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Monday, February 25, 2013

Sequestration, Bipartisanship, and Every-Day Civility

In light of the potential sequester cuts from the federal budget, one would hope that there was more bi-partisanship between Republicans and Democrats. However, can we really expect them to be civil with one another given the lack of everyday civility between people of different ideological beliefs? I routinely come across examples of people on the left and right slamming their ideological opponents (enemies?), portraying them as stupid, immoral, or both. If we really want our representatives and senators to work together, maybe what needs to happen first is that we (i.e., everyday Americans) need to stop vilifying those with whom we disagree as if they are somehow less than human.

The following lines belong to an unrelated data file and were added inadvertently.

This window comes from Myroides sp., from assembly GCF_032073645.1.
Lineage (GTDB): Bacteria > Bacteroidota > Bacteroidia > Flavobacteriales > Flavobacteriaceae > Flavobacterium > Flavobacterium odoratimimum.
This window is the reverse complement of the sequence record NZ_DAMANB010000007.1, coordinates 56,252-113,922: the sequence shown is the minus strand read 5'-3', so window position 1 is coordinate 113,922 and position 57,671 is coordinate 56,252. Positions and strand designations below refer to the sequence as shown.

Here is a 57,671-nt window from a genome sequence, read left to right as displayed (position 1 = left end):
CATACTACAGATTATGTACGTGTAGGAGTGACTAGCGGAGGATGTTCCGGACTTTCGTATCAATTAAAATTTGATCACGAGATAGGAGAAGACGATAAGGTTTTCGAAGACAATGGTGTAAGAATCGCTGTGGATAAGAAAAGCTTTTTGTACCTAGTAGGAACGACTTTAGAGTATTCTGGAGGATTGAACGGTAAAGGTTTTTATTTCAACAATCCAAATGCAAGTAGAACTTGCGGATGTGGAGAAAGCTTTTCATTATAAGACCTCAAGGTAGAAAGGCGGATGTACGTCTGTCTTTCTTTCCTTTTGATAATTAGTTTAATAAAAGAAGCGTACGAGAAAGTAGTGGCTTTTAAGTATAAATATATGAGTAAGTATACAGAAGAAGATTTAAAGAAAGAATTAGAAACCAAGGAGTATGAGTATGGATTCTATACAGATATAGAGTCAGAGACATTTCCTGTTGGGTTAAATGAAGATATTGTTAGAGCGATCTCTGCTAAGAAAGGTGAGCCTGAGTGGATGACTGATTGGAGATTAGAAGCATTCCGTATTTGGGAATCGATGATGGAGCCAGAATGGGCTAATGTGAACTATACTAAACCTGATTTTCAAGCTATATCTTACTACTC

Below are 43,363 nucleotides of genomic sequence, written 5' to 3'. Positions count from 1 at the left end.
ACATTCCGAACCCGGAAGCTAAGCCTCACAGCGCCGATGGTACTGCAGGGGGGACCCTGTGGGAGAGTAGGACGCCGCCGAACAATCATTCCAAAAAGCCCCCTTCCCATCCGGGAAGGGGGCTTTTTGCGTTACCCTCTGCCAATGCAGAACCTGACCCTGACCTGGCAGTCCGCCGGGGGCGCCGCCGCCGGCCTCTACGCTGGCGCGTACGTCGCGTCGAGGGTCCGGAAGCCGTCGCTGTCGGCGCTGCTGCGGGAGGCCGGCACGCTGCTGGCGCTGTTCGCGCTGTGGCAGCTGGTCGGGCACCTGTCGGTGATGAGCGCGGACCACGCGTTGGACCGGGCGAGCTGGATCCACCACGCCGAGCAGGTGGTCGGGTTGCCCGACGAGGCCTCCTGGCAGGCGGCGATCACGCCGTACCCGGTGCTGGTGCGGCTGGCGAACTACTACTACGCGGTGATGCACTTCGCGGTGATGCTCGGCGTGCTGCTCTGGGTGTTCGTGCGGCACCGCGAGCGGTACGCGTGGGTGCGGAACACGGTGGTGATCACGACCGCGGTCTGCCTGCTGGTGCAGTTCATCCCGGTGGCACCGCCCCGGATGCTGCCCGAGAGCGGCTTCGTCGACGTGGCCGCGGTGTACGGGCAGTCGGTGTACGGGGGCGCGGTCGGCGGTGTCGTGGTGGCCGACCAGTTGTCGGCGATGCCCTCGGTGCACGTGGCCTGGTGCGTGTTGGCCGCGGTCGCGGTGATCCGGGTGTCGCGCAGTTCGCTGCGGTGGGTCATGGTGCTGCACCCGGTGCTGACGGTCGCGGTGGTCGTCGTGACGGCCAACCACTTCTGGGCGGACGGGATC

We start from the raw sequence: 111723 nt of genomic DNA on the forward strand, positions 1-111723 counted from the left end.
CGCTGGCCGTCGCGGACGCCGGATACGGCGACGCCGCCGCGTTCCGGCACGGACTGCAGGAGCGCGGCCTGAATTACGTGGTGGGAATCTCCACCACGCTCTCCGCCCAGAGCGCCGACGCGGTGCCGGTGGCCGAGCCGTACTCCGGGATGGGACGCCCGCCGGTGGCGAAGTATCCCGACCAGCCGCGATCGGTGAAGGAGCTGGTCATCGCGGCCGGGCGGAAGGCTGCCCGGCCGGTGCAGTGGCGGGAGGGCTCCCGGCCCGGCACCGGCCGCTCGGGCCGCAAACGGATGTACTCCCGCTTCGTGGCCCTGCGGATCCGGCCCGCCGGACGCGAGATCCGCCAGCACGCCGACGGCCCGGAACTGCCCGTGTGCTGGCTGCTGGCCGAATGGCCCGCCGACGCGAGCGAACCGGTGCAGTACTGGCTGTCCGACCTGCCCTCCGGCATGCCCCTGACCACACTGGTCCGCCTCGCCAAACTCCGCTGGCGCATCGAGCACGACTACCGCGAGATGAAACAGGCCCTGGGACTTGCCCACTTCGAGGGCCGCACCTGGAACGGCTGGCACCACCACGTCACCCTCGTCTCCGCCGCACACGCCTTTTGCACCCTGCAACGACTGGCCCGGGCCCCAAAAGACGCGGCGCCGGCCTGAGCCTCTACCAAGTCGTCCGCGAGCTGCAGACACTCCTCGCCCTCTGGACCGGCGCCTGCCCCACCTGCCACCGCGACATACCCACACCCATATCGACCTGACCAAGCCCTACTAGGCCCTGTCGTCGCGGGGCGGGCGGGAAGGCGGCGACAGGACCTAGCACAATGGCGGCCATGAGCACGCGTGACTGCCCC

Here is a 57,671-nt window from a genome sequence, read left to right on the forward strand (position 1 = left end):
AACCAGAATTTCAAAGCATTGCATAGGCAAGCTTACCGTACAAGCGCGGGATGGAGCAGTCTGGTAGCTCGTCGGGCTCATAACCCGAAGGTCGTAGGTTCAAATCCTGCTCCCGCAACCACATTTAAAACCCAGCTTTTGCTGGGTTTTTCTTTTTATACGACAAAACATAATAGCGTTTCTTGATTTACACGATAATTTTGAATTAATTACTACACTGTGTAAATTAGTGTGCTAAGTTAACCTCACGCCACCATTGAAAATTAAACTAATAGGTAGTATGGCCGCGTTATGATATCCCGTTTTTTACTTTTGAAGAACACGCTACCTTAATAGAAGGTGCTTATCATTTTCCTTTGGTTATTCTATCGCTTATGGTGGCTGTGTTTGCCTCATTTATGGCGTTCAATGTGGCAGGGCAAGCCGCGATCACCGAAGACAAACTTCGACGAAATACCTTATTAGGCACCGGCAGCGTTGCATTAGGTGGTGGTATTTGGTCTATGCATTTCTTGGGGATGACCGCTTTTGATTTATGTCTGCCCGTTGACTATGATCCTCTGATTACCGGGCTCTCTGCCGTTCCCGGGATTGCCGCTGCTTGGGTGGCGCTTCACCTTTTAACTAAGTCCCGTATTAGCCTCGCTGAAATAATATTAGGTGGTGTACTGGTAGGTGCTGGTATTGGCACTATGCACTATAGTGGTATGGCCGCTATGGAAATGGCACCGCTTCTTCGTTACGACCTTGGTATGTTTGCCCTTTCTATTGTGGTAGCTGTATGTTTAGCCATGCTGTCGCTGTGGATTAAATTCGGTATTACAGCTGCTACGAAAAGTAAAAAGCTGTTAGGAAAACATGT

Perhaps we can take a lesson from the moral psychologist Jonathan Haidt's latest book: "The Righteous Mind: Why Good People Are Divided by Politics and Religion." Note that the subtitle doesn't say "Why Good Liberals (or Conservatives) Are More Informed About Politics and Religion than Conservatives (or Liberals)." No, it says that folks on both the left and the right are GOOD people who happen to disagree about politics and religion. In other words, Haidt's asking us to adopt a position of moral humility and start seeing our ideological opponents for whom they are: human beings worthy of our respect.

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